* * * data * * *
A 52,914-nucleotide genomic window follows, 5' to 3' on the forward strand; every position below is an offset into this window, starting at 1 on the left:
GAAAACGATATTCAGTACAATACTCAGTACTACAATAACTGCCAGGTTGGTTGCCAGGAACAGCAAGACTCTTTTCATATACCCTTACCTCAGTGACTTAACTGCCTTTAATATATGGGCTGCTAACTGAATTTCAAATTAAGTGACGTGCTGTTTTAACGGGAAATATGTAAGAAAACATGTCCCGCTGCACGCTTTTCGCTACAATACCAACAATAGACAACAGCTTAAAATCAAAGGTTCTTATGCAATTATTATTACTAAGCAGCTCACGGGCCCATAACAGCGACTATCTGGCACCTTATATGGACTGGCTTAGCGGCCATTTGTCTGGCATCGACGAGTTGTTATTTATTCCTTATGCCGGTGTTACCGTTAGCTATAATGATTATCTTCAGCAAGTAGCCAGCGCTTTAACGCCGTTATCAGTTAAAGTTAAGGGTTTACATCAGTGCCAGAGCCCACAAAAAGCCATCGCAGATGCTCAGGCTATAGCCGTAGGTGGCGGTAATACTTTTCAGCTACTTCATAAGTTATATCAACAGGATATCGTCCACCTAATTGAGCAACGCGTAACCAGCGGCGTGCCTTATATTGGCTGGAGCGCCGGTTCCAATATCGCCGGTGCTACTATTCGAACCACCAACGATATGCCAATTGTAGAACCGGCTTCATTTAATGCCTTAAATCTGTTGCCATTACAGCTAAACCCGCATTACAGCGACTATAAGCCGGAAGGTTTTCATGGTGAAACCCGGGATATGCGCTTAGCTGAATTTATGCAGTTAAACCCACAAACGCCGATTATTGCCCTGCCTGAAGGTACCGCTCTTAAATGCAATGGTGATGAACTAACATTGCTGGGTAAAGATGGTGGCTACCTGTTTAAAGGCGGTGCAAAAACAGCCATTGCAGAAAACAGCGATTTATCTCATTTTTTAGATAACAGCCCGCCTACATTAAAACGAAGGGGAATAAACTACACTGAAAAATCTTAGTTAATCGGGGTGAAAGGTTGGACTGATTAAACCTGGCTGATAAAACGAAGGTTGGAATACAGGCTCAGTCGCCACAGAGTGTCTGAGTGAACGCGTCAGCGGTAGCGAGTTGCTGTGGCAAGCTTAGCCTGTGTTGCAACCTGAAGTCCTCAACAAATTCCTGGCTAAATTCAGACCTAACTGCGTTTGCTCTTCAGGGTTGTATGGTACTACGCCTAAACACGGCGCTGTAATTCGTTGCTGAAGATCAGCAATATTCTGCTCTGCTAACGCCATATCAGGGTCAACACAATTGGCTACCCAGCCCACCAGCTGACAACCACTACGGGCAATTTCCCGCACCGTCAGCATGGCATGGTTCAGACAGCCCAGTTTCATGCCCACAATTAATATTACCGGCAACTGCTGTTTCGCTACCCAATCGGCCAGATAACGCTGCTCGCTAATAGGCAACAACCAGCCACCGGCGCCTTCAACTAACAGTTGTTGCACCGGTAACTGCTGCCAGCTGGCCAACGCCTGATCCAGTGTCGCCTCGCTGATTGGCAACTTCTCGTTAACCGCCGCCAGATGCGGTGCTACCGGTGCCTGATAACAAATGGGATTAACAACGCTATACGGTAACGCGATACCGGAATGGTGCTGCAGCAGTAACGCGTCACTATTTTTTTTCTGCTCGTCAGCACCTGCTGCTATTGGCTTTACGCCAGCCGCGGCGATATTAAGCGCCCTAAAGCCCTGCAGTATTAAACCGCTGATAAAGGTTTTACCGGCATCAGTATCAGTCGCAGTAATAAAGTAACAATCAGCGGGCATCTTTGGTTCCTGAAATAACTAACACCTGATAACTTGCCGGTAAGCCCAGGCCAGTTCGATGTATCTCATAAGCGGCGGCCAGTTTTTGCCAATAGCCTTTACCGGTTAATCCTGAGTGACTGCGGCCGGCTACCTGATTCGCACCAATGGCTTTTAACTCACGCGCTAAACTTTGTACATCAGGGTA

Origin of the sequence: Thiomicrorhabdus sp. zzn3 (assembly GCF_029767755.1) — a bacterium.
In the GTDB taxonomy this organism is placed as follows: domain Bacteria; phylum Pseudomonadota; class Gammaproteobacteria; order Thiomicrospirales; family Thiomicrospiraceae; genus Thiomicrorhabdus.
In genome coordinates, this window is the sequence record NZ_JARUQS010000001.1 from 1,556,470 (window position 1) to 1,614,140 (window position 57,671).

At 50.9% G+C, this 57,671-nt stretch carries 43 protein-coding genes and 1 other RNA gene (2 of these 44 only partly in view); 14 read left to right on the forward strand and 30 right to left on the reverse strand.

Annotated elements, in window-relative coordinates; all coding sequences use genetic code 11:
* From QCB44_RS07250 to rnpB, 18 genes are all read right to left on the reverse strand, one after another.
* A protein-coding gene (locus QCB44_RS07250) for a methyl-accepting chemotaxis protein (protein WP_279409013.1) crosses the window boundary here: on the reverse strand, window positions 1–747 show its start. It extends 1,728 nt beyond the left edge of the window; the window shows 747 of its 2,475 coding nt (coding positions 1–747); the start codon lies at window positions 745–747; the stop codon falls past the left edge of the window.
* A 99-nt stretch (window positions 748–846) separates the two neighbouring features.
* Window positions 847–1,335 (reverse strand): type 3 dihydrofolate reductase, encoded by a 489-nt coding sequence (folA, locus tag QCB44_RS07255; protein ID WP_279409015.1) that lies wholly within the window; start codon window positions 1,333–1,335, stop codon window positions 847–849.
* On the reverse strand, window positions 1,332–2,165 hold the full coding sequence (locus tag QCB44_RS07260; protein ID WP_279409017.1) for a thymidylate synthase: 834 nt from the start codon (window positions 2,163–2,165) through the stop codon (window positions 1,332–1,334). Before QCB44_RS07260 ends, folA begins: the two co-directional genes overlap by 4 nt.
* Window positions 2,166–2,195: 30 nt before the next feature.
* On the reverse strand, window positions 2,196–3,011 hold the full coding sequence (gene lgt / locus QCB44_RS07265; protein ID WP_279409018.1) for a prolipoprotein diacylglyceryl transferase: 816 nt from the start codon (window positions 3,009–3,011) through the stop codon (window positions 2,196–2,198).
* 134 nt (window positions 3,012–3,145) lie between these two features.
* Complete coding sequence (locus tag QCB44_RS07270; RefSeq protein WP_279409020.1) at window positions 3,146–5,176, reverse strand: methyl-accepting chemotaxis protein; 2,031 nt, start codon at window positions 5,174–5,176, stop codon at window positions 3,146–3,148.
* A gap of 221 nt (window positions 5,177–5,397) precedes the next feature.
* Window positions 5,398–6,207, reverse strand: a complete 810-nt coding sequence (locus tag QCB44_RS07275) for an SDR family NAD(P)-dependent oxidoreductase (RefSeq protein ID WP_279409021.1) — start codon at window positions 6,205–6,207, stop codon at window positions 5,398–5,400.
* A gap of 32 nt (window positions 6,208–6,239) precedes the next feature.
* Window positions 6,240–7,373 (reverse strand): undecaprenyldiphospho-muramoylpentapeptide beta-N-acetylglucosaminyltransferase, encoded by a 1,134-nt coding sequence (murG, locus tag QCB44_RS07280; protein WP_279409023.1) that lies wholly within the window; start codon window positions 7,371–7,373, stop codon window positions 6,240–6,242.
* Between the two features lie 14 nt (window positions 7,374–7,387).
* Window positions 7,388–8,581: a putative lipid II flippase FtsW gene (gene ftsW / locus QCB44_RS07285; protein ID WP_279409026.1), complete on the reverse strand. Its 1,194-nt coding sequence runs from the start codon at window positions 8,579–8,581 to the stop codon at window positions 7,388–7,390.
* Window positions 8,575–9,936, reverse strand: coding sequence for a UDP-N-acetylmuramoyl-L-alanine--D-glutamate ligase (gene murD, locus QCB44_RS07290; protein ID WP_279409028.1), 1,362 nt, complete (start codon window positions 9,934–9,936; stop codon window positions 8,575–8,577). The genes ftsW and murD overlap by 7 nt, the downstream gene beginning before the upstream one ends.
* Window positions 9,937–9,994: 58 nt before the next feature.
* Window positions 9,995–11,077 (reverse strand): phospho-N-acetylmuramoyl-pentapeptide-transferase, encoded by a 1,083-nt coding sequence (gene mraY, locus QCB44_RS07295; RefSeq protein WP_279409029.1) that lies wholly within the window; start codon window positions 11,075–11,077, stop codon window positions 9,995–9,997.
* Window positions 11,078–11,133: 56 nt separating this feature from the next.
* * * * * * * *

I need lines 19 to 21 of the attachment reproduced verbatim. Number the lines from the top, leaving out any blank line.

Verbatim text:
* A gap of 32 nt (window positions 6,208–6,239) precedes the next feature.
* Window positions 6,240–7,373 (reverse strand): undecaprenyldiphospho-muramoylpentapeptide beta-N-acetylglucosaminyltransferase, encoded by a 1,134-nt coding sequence (murG, locus tag QCB44_RS07280; protein WP_279409023.1) that lies wholly within the window; start codon window positions 7,371–7,373, stop codon window positions 6,240–6,242.
* Between the two features lie 14 nt (window positions 7,374–7,387).